Heat-dump heat exchangers 26 are provided for removal of after-life heat (decay heat). The heat-dump heat exchanger 26 includes a primary loop that is configured to circulate decay heat removal coolant through the nuclear fission reactor core assembly 100. The heat-dump heat exchanger 26 includes a secondary loop that is coupled to an engineered heat-dump heat pipe network (not shown). In some situations, for example, for redundancy purposes, more than one the heat-dump heat exchanger 26 may be provided. Each of the heat-dump heat exchangers 26 provided may be sited at a vertical distance above the nuclear fission reactor core assembly 100 so sufficient thermal driving head is provided to enable natural flow of decay heat removal coolant without need for decay heat removal coolant pumps. However, in some embodiments decay heat removal pumps (not shown) may be provided or, if provided, the reactor coolant pumps may be used for decay heat removal, where appropriate.

Now that an overview of an illustrative embodiment of the reactor 10 has been given, other embodiments and aspects will be discussed. First, embodiments and aspects of the nuclear fission reactor core assembly 100 will be discussed. An overview of the nuclear fission reactor core assembly 100 and its nucleonics and propagation of a nuclear fission deflagration wave will be set forth first, followed by descriptions of illustrative embodiments and other aspects of the nuclear fission reactor core assembly 100.

Given by way of overview and in general terms, structural components of the reactor core assembly 100 may be made of tantalum (Ta), tungsten (W), rhenium (Re), or carbon composite, ceramics, or the like. These materials are suitable because of the high temperatures at which the nuclear fission reactor core assembly 100 operates, and because of their creep resistance over the envisioned lifetime of full power operation, mechanical workability, and corrosion resistance. Structural components can be made from single materials, or from combinations of materials (e.g., coatings, alloys, multilayers, composites, and the like). In some embodiments, the reactor core assembly 100 operates at sufficiently lower temperatures so that other materials, such as aluminum (Al), steel, titanium (Ti) or the like can be used, alone or in combinations, for structural components.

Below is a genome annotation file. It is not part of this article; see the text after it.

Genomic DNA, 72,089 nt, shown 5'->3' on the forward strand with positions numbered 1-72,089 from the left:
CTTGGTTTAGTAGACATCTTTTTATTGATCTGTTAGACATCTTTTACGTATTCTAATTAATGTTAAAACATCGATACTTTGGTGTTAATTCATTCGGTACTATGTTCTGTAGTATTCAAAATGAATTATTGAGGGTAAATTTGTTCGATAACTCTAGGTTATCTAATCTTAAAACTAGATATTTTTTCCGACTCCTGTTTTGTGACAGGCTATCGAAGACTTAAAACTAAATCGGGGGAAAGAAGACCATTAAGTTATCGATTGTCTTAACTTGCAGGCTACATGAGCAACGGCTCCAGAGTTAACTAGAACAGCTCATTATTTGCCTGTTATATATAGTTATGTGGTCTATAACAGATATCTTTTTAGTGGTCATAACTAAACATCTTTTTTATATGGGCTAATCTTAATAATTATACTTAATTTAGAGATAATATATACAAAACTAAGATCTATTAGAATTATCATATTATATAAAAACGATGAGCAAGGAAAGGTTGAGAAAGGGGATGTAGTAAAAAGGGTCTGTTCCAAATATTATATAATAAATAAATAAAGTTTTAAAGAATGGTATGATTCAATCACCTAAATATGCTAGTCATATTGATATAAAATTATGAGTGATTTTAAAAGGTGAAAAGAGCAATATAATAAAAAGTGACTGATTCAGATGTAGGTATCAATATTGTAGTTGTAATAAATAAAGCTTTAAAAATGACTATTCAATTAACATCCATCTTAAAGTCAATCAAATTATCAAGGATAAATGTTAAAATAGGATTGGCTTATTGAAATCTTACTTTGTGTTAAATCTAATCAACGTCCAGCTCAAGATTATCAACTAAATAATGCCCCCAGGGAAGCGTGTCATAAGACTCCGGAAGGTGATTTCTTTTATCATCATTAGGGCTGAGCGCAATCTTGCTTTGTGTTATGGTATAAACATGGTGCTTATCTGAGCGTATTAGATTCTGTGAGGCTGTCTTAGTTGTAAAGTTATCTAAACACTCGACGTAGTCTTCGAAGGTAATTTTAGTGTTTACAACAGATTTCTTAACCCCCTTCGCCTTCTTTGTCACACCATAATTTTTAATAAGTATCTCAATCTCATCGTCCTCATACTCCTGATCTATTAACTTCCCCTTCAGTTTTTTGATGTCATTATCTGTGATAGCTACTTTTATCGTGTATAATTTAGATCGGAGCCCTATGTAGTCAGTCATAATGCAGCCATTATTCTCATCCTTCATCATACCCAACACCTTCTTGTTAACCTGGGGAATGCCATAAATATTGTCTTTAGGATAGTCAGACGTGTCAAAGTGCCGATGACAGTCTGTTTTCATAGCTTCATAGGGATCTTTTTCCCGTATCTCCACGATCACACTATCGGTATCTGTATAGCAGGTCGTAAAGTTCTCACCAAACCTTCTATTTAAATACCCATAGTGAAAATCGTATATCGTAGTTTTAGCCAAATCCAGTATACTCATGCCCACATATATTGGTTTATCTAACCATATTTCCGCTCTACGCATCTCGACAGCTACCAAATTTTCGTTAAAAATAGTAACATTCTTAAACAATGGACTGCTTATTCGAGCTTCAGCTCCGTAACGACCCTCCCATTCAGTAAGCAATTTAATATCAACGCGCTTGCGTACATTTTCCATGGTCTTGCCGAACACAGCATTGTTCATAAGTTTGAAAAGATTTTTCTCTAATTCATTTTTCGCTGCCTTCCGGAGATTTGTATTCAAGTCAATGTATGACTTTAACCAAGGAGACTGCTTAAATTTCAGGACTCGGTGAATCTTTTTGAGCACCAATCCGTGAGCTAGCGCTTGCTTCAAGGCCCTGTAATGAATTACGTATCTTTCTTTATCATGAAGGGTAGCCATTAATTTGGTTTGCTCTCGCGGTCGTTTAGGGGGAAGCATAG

The nuclear fission reactor core assembly 100 includes the nuclear fission igniter 110 and a larger nuclear fission deflagration burn-wave-propagating region. The nuclear fission deflagration burn-wave-propagating region suitably contains thorium or uranium fuel, and functions on the general principle of fast neutron spectrum fission breeding. In some embodiments, uniform temperature throughout the nuclear fission reactor core assembly 100 is maintained by thermostating modules which regulate local neutron flux and thereby control local power production.

The nuclear fission reactor core assembly 100 suitably is a breeder for reasons of efficient nuclear fission fuel utilization and of minimization of requirements for isotopic enrichment. Further, and referring now to FIGS. 1B and 1C, the nuclear fission reactor core assembly 100 suitably utilizes a fast neutron spectrum because the high absorption cross-section of fission products for thermal neutrons typically does not permit utilization of more than about 1% of thorium or of the more abundant uranium isotope, U238, in uranium-fueled embodiments, without removal of fission products.

In FIG. 1B, cross-sections for the dominant neutron-driven nuclear reactions of interest for the Th232-fueled embodiments are plotted over the neutron energy range 10−3-107 eV. It can be seen that losses to radiative capture on fission product nuclei dominate neutron economies at near-thermal (˜0.1 eV) energies, but are comparatively negligible above the resonance capture region (between ˜3-300 eV). Thus, operating with a fast neutron spectrum when attempting to realize a high-gain fertile-to-fissile breeder can help to preclude fuel recycling (that is, periodic or continuous removal of fission products). The radiative capture cross-sections for fission products shown are those for intermediate-Z nuclei resulting from fast neutron-induced fission that have undergone subsequent beta-decay to negligible extents. Those in the central portions of the burn-waves of embodiments of the nuclear fission reactor core assembly 100 will have undergone some decay and thus will have somewhat higher neutron avidity. However, parameter studies have indicated that core fuel-burning results may be insensitive to the precise degree of such decay.

In FIG. 1C, cross-sections for the dominant neutron-driven nuclear reactions of primary interest for the Th232-fueled embodiments are plotted over the most interesting portion of the neutron energy range, between >104 and <106.5 eV, in the upper portion of FIG. 1C. The neutron spectrum of embodiments of the reactor 10 peaks in the ≧105 eV neutron energy region. The lower portion of FIG. 1C contains the ratio of these cross-sections vs. neutron energy to the cross-section for neutron radiative capture on Th232, the fertile-to-fissile breeding step (as the resulting Th233 swiftly beta-decays to Pa233, which then relatively slowly beta-decays to U233, analogously to the U239-Np239-Pu239 beta decay-chain upon neutron capture by U238).